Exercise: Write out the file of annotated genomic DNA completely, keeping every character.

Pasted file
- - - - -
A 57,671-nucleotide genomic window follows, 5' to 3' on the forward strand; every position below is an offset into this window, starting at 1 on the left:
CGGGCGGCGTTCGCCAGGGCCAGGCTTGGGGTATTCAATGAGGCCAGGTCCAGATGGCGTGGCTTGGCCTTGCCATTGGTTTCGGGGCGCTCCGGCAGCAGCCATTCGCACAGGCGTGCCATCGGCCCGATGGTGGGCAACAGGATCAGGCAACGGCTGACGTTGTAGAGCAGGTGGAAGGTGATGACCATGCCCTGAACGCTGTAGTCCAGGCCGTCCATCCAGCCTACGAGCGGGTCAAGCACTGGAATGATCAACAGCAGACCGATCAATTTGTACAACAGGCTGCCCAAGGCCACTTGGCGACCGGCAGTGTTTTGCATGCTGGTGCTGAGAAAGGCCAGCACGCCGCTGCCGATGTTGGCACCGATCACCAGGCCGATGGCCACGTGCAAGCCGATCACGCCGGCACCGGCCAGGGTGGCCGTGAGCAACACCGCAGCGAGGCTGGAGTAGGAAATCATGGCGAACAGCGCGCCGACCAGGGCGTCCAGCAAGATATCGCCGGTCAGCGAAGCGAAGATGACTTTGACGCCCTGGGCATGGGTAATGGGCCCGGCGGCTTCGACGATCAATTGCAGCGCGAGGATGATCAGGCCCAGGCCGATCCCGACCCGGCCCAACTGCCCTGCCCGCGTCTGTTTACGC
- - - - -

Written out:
A 57,671-nucleotide genomic window follows, 5' to 3' on the forward strand; every position below is an offset into this window, starting at 1 on the left:
CGGGCGGCGTTCGCCAGGGCCAGGCTTGGGGTATTCAATGAGGCCAGGTCCAGATGGCGTGGCTTGGCCTTGCCATTGGTTTCGGGGCGCTCCGGCAGCAGCCATTCGCACAGGCGTGCCATCGGCCCGATGGTGGGCAACAGGATCAGGCAACGGCTGACGTTGTAGAGCAGGTGGAAGGTGATGACCATGCCCTGAACGCTGTAGTCCAGGCCGTCCATCCAGCCTACGAGCGGGTCAAGCACTGGAATGATCAACAGCAGACCGATCAATTTGTACAACAGGCTGCCCAAGGCCACTTGGCGACCGGCAGTGTTTTGCATGCTGGTGCTGAGAAAGGCCAGCACGCCGCTGCCGATGTTGGCACCGATCACCAGGCCGATGGCCACGTGCAAGCCGATCACGCCGGCACCGGCCAGGGTGGCCGTGAGCAACACCGCAGCGAGGCTGGAGTAGGAAATCATGGCGAACAGCGCGCCGACCAGGGCGTCCAGCAAGATATCGCCGGTCAGCGAAGCGAAGATGACTTTGACGCCCTGGGCATGGGTAATGGGCCCGGCGGCTTCGACGATCAATTGCAGCGCGAGGATGATCAGGCCCAGGCCGATCCCGACCCGGCCCAACTGCCCTGCCCGCGTCTGTTTACGC